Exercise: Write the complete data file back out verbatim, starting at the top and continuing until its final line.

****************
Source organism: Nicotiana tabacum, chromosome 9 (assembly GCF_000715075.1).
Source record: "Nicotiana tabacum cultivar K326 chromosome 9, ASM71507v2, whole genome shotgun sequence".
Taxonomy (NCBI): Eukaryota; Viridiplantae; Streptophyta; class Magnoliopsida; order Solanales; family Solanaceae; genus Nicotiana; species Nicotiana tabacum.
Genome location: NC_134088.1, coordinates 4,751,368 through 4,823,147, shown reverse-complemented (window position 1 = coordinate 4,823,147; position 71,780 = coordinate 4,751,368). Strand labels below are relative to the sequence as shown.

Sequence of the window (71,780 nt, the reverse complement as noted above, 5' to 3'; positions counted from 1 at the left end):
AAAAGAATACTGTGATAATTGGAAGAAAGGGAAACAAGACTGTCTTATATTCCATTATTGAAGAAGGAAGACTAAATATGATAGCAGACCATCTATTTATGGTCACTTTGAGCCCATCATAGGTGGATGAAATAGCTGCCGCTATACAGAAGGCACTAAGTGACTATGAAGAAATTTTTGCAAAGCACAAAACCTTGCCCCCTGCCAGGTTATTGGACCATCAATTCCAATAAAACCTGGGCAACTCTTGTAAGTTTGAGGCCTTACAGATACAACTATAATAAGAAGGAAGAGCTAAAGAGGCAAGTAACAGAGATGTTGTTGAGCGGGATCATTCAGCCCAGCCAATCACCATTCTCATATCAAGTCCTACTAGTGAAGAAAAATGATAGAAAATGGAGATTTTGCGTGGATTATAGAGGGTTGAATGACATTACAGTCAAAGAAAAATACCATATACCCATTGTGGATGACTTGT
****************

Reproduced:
Source organism: Nicotiana tabacum, chromosome 9 (assembly GCF_000715075.1).
Source record: "Nicotiana tabacum cultivar K326 chromosome 9, ASM71507v2, whole genome shotgun sequence".
Taxonomy (NCBI): Eukaryota; Viridiplantae; Streptophyta; class Magnoliopsida; order Solanales; family Solanaceae; genus Nicotiana; species Nicotiana tabacum.
Genome location: NC_134088.1, coordinates 4,751,368 through 4,823,147, shown reverse-complemented (window position 1 = coordinate 4,823,147; position 71,780 = coordinate 4,751,368). Strand labels below are relative to the sequence as shown.

Sequence of the window (71,780 nt, the reverse complement as noted above, 5' to 3'; positions counted from 1 at the left end):
AAAAGAATACTGTGATAATTGGAAGAAAGGGAAACAAGACTGTCTTATATTCCATTATTGAAGAAGGAAGACTAAATATGATAGCAGACCATCTATTTATGGTCACTTTGAGCCCATCATAGGTGGATGAAATAGCTGCCGCTATACAGAAGGCACTAAGTGACTATGAAGAAATTTTTGCAAAGCACAAAACCTTGCCCCCTGCCAGGTTATTGGACCATCAATTCCAATAAAACCTGGGCAACTCTTGTAAGTTTGAGGCCTTACAGATACAACTATAATAAGAAGGAAGAGCTAAAGAGGCAAGTAACAGAGATGTTGTTGAGCGGGATCATTCAGCCCAGCCAATCACCATTCTCATATCAAGTCCTACTAGTGAAGAAAAATGATAGAAAATGGAGATTTTGCGTGGATTATAGAGGGTTGAATGACATTACAGTCAAAGAAAAATACCATATACCCATTGTGGATGACTTGT